The UT System Board of Regents has approved $25 million to construct the Center for Structural Engineering Research (CSER) to be operated by the College of Engineering’s Department of Civil and Environmental Engineering.
The 80,000-square-foot center will be one of the largest structural testing facilities in the United States. It will be located at the northeast corner of Interstate 30 and MacArthur Boulevard, about 11 miles east of the UT Arlington campus.
CSER will contain the largest reaction floor in the nation and feature state-of-the-art equipment and instrumentation. Its capacity will enable researchers to study full-scale bridge and building components. Other research will focus on repair and retrofit using smart concrete and video inspection and laser profiling of underground pipes.
“We will be among the few research institutions to employ nano, laser and image-processing technology for micro measurements and health monitoring of structural systems—some as big as simultaneous testing of a four-story building and a multi-span bridge system,” said civil and environmental engineering Associate Professor Ali Abolmaali, who will be the center’s director.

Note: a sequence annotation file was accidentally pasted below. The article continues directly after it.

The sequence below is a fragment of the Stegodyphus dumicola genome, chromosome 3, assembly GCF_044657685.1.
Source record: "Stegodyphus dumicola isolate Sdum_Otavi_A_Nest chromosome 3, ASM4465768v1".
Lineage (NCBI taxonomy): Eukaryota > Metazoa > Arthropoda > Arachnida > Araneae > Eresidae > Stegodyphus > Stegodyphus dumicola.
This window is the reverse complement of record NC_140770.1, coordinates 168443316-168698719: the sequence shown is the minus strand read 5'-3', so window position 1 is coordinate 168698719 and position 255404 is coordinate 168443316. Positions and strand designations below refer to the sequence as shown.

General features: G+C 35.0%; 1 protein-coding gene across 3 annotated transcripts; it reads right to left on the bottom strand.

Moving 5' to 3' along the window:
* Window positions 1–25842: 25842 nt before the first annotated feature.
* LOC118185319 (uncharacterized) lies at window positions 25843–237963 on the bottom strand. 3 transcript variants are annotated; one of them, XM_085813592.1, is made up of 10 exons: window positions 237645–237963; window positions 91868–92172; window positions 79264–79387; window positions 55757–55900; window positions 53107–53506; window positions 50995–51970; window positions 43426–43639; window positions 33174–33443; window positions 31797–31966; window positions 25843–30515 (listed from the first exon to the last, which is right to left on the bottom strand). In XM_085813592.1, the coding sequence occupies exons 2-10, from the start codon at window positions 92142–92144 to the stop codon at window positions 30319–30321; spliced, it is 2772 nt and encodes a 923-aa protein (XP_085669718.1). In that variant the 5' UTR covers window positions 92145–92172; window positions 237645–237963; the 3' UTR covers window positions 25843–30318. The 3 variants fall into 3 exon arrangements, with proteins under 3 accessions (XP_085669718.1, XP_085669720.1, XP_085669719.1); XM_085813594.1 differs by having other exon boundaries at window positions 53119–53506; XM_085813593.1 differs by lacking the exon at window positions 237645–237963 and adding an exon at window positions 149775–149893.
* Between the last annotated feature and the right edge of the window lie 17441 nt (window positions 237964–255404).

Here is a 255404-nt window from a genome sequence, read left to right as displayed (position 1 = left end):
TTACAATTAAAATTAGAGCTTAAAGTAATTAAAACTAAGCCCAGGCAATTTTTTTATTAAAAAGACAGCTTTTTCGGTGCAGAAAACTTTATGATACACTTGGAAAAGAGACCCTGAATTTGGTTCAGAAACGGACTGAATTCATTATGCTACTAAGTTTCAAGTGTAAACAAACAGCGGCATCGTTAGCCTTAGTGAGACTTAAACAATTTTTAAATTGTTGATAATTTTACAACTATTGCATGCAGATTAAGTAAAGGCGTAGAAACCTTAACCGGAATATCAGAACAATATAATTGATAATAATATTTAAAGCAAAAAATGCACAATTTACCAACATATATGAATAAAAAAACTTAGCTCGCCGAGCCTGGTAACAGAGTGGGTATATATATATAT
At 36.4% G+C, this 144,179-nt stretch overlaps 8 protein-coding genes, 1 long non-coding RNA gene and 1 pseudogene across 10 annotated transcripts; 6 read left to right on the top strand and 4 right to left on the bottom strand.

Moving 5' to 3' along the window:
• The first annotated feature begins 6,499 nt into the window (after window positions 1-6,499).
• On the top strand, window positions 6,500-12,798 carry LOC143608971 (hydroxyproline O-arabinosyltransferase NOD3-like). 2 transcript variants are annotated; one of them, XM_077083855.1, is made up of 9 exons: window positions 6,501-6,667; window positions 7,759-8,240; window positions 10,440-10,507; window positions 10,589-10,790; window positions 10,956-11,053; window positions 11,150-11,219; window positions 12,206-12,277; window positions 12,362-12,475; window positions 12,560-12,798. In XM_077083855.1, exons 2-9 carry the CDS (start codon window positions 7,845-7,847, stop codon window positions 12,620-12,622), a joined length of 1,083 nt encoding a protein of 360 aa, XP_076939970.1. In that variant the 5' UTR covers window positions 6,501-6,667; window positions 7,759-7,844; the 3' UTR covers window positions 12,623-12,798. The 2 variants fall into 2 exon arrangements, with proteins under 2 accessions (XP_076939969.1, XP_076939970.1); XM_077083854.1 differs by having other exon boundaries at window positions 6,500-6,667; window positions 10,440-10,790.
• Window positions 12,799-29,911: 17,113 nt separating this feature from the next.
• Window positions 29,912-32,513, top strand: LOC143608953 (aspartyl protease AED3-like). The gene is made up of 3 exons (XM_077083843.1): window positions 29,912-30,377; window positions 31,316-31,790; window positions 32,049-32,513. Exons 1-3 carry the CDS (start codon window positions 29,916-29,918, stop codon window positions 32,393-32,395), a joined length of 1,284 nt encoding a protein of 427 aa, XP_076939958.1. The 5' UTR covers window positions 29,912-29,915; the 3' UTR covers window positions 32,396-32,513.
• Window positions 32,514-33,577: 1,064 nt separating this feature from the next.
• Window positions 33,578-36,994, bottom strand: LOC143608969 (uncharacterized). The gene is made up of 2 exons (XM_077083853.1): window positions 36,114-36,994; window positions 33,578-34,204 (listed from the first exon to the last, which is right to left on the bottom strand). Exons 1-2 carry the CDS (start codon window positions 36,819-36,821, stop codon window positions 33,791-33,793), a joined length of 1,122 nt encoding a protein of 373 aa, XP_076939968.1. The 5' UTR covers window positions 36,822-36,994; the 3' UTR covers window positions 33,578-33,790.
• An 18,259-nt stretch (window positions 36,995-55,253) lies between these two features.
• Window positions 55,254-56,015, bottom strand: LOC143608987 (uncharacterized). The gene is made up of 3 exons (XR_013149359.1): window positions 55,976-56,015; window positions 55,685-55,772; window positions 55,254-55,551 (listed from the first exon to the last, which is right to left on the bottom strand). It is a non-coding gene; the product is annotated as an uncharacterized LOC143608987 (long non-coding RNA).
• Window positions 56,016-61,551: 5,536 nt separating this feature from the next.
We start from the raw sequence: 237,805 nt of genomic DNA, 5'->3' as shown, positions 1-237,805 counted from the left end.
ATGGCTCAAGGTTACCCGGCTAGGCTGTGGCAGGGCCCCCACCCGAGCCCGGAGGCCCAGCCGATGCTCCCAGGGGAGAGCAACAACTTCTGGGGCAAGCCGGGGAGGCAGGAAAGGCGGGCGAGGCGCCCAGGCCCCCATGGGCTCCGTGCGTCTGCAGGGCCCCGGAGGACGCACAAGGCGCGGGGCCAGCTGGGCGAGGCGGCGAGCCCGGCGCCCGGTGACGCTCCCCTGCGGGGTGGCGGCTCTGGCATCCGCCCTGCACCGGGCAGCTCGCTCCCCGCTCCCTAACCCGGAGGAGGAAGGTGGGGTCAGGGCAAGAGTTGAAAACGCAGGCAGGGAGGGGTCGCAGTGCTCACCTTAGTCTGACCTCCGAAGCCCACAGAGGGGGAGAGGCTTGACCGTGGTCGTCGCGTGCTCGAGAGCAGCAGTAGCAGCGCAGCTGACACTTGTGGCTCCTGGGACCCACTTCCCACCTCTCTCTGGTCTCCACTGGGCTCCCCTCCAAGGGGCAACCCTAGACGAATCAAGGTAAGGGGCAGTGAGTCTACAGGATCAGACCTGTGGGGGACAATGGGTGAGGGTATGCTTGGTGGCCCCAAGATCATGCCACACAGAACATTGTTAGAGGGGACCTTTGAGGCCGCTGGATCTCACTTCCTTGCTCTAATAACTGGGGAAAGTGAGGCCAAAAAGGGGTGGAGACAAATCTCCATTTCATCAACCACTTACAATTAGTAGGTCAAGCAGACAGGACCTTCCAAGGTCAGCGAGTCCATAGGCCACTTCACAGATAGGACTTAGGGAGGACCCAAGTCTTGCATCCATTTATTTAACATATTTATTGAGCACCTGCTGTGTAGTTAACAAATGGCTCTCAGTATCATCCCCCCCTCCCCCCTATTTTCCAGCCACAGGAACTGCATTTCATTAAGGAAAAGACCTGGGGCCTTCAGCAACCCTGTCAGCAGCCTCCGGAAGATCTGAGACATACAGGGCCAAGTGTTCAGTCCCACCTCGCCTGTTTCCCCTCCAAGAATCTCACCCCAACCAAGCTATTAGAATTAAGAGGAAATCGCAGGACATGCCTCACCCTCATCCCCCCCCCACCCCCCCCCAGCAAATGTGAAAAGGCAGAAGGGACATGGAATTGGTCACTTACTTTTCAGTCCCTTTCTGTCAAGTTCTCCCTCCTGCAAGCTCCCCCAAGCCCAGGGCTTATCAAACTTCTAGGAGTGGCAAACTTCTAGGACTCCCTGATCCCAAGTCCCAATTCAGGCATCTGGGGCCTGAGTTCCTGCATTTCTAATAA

The center is expected to create jobs and help UT Arlington compete for state and federal research funding. Researchers will be able to test the effects of nature, earthquakes, fire and other destructive factors.
Last fall, Hanson Pipe & Precast, a Dallas-based manufacturer of concrete products, donated 3.5 acres of land for the project. The company is a division of Hanson PLC, one of the world’s largest suppliers of heavy building materials.
“The future and ultimate service life of the nation’s infrastructure are dependent on construction materials being appropriately designed and evaluated by laboratory testing,” said Clifford Hahne, Hanson’s regional president and a 1982 UT Arlington graduate. “The activities conducted in this facility will allow Hanson and others in the construction materials industry to know that we will be hiring individuals who have been exposed to environments that realistically reflect the real-world uses of the materials and who have been thoroughly trained in their analysis and design.”
Regents approved the CSER allocation as part of a $177.2 million initiative for 13 capital projects at several UT System institutions, largely funded by bond proceeds from the Permanent University Fund. The projects will further the UT System’s global competitiveness by positioning the institutions as leading research centers.
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